May 21, 2020

BOOK REVIEW: The Flatshare by Beth O'Leary

the flatshare book cover


Tiffy and Leon share a flat.
Tiffy and Leon share a bed.
Tiffy and Leon have never met.

Tiffy Moore needs a cheap flat, and fast. Leon Twomey works nights and needs cash. Their friends think they’re crazy, but it’s the perfect solution: Leon occupies the one-bed flat while Tiffy’s at work in the day, and she has the run of the place the rest of the time.

But with obsessive ex-boyfriends, demanding clients at work, wrongly imprisoned brothers and, of course, the fact that they still haven’t met yet, they’re about to discover that if you want the perfect home you need to throw the rulebook out the window.


When Tiffy (short for Tiffany) breaks up with her boyfriend, he understandably wants her to find another place to live but her choices are limited.

Tiffy earns diddlysquat at her job working for a craft and hobby magazine. On top of that, she owes her ex-bf a bit of back pay on rent. She loves her job and really doesn't want to quit, but she can't afford to pay for a London flat by herself either. Enter Leon's advert.

Leon is as a palliative care nurse at a hospice facility, but he needs extra income to hire a quality attorney for his brother. Because it isn't really feasible for Leon to obtain a second job, as he works the higher paid overnight shift, he decides his best option is to procure a flat mate. This solution seems easy enough, as he will occupy the flat when his roommate is working and stays with his girlfriend every weekend anyway.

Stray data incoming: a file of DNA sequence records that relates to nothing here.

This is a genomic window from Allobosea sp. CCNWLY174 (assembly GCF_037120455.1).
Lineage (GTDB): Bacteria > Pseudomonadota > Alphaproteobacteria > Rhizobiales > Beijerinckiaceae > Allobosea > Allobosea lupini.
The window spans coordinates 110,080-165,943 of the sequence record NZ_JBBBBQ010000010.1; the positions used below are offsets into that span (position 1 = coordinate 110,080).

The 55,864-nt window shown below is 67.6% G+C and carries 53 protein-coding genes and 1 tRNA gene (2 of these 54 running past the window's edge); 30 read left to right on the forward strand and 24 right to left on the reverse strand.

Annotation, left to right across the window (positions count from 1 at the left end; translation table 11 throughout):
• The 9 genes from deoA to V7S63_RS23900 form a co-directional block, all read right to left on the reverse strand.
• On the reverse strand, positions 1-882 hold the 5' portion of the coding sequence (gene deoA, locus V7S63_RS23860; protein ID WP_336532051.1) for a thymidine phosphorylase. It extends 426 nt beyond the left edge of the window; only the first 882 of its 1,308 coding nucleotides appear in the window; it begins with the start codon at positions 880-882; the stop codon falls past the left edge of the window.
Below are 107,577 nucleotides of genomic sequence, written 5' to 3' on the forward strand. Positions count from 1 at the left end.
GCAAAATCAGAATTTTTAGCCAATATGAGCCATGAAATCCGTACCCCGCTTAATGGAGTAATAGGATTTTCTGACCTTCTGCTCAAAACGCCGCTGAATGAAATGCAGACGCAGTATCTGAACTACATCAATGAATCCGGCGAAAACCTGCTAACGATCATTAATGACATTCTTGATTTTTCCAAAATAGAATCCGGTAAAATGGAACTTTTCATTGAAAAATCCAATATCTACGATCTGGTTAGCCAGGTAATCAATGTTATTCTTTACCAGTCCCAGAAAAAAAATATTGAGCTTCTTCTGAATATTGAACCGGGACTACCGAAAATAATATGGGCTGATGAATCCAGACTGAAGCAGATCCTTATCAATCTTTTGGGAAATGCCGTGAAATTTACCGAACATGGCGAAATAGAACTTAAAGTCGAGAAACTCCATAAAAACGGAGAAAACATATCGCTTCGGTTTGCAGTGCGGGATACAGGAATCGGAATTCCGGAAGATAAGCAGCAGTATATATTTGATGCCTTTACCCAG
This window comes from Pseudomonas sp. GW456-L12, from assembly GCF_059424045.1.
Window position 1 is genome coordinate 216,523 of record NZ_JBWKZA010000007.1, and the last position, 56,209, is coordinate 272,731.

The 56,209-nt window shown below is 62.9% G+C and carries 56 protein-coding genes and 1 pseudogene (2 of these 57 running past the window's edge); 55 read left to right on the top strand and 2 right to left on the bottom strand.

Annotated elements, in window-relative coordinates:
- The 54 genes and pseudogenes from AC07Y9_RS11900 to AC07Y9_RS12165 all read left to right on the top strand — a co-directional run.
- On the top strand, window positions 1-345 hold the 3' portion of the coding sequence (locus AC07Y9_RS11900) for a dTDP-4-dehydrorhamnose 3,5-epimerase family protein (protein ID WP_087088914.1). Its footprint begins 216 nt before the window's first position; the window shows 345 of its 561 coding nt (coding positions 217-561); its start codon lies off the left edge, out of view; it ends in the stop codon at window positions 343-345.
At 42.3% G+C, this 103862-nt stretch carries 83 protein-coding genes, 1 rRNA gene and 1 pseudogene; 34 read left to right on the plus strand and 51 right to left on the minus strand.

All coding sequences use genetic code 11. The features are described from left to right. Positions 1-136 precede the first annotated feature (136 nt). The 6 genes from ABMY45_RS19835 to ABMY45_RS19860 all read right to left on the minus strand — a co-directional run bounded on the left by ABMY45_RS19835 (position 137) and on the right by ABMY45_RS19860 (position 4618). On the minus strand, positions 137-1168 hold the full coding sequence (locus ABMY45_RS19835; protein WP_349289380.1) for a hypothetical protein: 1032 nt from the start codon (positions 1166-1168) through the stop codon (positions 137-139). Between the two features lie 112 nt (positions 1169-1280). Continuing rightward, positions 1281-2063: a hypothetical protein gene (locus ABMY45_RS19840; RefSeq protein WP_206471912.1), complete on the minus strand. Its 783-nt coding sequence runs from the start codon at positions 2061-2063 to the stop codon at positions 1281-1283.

"I have a feeling Tiffy becomes 'our girl' easily -- she's the sort of person distant relatives and absent neighbors still like to claim credit for."

Leon's new flat mate is friendly, loquacious, goofy, and tons of FUN. Tiffy's bubbly personality, tall stature (six feet!), and funky outfits grab the attention of everyone around her. Leon, on the other hand, is kind, stoic, and likes to keep to himself. He's not a man of many words, and he often settles for the status quo to avoid change. In other words, Tiffy and Leon are polar opposites!

When Tiffy moves into the flat, she communicates with Leon via Post-It notes she leaves all over the place. The notes are mundane at first -- consisting of mostly info about general house upkeep or other trivial matters -- but become more personal over time. Soon, Leon and Tiffy realize they've found an unexpected ally in each other and a relationship starts to bloom.


"There's more emotion here than at an airport arrivals lounge.
Love Actually was missing a trick."

Leon and Tiffy are utterly charming, adorable, and unique. In fact, unique is the perfect word to describe this book.

The plot is unique.
The characters are unique.
The writing format is unique.
Even their jobs are unique.

And, that's what really tipped the scales and makes it a real winner for me. It's nearly impossible to find books that are unique, especially romance novels. Everything has already been done a million times over, so it's always refreshing to read a book with a unique storyline. 



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